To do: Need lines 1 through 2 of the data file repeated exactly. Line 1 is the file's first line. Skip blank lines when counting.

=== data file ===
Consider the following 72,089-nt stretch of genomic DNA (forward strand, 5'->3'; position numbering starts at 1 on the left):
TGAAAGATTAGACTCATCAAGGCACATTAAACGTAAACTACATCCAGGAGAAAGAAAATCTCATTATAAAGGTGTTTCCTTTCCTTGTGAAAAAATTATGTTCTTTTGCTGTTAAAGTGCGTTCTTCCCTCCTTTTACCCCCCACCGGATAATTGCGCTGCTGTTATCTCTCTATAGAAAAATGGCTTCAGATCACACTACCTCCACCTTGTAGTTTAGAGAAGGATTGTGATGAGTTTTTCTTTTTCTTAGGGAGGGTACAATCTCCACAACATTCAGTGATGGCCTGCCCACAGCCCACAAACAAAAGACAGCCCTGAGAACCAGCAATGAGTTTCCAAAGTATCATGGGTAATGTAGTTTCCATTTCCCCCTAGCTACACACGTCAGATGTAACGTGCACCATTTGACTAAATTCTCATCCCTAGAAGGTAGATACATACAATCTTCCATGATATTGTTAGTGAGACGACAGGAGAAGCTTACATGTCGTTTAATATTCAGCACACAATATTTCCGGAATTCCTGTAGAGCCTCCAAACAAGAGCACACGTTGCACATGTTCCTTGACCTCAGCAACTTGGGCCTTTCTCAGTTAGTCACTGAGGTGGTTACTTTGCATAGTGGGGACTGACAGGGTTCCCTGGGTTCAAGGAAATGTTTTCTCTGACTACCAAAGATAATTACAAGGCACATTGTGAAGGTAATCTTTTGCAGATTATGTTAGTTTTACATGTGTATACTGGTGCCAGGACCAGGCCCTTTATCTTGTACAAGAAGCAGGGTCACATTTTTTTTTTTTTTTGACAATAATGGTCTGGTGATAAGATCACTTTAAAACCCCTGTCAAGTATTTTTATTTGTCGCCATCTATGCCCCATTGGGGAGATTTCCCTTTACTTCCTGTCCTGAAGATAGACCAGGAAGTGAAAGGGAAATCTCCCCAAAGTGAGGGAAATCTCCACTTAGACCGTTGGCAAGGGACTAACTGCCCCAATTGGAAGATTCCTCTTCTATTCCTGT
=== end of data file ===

Consider the following 72,089-nt stretch of genomic DNA (forward strand, 5'->3'; position numbering starts at 1 on the left):
TGAAAGATTAGACTCATCAAGGCACATTAAACGTAAACTACATCCAGGAGAAAGAAAATCTCATTATAAAGGTGTTTCCTTTCCTTGTGAAAAAATTATGTTCTTTTGCTGTTAAAGTGCGTTCTTCCCTCCTTTTACCCCCCACCGGATAATTGCGCTGCTGTTATCTCTCTATAGAAAAATGGCTTCAGATCACACTACCTCCACCTTGTAGTTTAGAGAAGGATTGTGATGAGTTTTTCTTTTTCTTAGGGAGGGTACAATCTCCACAACATTCAGTGATGGCCTGCCCACAGCCCACAAACAAAAGACAGCCCTGAGAACCAGCAATGAGTTTCCAAAGTATCATGGGTAATGTAGTTTCCATTTCCCCCTAGCTACACACGTCAGATGTAACGTGCACCATTTGACTAAATTCTCATCCCTAGAAGGTAGATACATACAATCTTCCATGATATTGTTAGTGAGACGACAGGAGAAGCTTACATGTCGTTTAATATTCAGCACACAATATTTCCGGAATTCCTGTAGAGCCTCCAAACAAGAGCACACGTTGCACATGTTCCTTGACCTCAGCAACTTGGGCCTTTCTCAGTTAGTCACTGAGGTGGTTACTTTGCATAGTGGGGACTGACAGGGTTCCCTGGGTTCAAGGAAATGTTTTCTCTGACTACCAAAGATAATTACAAGGCACATTGTGAAGGTAATCTTTTGCAGATTATGTTAGTTTTACATGTGTATACTGGTGCCAGGACCAGGCCCTTTATCTTGTACAAGAAGCAGGGTCACATTTTTTTTTTTTTTTGACAATAATGGTCTGGTGATAAGATCACTTTAAAACCCCTGTCAAGTATTTTTATTTGTCGCCATCTATGCCCCATTGGGGAGATTTCCCTTTACTTCCTGTCCTGAAGATAGACCAGGAAGTGAAAGGGAAATCTCCCCAAAGTGAGGGAAATCTCCACTTAGACCGTTGGCAAGGGACTAACTGCCCCAATTGGAAGATTCCTCTTCTATTCCTGT